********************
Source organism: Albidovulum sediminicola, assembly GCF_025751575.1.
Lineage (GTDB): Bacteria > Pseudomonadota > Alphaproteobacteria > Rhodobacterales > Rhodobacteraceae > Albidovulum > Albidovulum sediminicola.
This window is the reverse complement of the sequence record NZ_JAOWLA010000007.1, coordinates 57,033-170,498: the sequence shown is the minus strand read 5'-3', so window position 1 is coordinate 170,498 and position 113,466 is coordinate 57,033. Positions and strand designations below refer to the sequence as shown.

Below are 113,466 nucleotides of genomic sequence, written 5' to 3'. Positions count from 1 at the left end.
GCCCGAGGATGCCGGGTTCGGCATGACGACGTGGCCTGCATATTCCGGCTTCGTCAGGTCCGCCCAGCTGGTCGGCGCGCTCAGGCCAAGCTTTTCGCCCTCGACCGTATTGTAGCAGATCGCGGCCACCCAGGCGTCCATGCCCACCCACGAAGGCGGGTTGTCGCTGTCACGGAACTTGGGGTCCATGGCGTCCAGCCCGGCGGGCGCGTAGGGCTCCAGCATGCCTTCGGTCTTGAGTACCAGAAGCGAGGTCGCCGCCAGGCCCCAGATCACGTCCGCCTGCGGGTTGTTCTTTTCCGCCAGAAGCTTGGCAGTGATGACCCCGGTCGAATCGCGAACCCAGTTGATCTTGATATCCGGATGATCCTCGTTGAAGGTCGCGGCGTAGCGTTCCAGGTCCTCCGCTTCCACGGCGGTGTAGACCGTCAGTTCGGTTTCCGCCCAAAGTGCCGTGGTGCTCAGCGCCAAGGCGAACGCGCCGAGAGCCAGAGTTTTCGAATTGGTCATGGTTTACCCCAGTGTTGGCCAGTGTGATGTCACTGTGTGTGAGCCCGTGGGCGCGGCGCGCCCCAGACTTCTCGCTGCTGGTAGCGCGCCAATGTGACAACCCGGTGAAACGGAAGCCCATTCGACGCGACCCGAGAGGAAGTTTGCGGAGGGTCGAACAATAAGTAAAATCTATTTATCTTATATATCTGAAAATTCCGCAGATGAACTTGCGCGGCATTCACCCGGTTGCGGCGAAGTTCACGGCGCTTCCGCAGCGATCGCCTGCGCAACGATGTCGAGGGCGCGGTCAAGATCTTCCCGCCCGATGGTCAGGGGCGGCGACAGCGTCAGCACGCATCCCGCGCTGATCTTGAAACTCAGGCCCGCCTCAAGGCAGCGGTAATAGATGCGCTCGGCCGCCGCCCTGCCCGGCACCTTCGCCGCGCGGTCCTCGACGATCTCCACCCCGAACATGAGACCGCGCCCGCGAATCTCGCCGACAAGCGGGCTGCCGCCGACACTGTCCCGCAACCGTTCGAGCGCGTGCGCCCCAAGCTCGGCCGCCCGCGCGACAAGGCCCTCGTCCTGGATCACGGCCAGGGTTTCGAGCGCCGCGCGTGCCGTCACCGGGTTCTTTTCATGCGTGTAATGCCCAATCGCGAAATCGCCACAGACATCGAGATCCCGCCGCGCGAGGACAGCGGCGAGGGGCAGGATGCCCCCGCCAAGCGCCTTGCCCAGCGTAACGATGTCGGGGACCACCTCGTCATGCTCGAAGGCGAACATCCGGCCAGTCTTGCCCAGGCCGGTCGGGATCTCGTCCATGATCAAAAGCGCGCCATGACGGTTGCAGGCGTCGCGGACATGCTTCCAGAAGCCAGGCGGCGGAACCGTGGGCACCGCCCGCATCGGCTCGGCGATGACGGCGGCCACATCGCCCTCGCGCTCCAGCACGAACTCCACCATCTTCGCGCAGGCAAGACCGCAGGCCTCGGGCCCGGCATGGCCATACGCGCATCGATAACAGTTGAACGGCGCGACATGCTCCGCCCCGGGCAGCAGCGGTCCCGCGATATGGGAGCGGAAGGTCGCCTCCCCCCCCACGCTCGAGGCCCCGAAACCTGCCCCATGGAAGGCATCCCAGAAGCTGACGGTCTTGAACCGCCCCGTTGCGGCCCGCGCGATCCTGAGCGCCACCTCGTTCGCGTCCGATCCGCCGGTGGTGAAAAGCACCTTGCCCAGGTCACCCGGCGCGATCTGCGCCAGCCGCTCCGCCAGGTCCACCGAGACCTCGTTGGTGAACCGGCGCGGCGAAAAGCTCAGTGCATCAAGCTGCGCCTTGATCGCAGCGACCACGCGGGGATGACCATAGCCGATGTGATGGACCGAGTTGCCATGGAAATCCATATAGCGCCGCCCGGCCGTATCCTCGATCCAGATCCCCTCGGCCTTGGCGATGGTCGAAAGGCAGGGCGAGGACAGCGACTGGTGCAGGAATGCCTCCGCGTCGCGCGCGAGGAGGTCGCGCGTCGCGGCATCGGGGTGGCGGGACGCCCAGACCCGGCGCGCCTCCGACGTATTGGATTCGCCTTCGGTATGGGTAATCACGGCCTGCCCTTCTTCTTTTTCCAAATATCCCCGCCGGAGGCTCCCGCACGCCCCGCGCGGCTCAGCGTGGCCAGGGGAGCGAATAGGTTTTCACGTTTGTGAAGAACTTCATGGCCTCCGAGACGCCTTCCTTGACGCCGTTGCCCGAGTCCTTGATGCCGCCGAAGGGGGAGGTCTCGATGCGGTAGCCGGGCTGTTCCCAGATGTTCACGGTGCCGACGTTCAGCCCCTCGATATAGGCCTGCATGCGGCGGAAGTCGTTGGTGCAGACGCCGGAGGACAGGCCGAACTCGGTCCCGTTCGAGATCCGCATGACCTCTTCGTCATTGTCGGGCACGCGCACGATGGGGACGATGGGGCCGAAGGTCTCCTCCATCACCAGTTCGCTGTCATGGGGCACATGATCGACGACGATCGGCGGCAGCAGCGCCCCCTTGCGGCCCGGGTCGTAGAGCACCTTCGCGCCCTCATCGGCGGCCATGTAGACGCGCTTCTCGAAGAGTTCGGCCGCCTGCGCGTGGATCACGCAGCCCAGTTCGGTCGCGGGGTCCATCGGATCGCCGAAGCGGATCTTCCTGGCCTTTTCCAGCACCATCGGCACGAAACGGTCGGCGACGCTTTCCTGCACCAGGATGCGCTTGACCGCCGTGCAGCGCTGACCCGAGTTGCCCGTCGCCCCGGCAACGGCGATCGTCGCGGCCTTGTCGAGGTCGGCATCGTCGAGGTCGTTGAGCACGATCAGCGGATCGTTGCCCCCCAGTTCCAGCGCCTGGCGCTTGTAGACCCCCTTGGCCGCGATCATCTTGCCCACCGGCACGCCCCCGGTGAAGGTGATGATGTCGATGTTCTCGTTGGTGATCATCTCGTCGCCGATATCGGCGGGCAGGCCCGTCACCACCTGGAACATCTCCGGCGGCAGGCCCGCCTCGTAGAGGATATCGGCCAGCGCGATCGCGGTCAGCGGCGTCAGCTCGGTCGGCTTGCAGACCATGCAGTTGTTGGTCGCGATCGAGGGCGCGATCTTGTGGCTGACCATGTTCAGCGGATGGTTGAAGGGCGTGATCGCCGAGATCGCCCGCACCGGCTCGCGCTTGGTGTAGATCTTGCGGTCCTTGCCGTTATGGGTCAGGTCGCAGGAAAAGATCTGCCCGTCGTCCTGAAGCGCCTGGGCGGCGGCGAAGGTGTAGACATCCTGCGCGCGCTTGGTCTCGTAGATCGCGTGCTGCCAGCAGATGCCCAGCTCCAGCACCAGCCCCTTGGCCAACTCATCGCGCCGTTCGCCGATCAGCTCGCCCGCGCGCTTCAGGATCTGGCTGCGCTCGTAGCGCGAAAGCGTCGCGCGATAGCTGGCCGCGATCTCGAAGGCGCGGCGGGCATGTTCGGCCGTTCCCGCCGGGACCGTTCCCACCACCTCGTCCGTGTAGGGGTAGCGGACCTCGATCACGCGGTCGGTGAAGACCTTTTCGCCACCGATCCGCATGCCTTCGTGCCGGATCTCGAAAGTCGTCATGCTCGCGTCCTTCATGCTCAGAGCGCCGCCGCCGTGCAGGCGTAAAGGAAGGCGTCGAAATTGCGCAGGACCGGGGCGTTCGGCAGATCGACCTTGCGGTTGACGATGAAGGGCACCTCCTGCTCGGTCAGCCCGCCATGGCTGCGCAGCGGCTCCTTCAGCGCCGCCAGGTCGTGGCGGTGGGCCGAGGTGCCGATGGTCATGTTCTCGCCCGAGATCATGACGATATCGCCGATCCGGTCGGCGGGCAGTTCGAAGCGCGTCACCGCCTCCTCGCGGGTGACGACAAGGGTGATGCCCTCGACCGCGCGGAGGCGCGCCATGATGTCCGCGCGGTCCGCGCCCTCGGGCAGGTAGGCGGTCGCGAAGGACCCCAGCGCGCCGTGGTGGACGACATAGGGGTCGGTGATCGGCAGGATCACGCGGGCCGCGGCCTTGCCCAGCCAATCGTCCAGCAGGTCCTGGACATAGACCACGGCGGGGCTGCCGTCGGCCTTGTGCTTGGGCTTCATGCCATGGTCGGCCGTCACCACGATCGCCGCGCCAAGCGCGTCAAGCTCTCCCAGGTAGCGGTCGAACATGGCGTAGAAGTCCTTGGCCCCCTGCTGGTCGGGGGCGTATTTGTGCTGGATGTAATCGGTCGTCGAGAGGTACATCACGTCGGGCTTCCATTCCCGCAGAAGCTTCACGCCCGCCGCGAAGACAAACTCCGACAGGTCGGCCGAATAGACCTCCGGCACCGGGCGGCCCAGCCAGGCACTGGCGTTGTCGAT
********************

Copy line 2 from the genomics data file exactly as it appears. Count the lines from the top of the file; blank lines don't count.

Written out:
Lineage (GTDB): Bacteria > Pseudomonadota > Alphaproteobacteria > Rhodobacterales > Rhodobacteraceae > Albidovulum > Albidovulum sediminicola.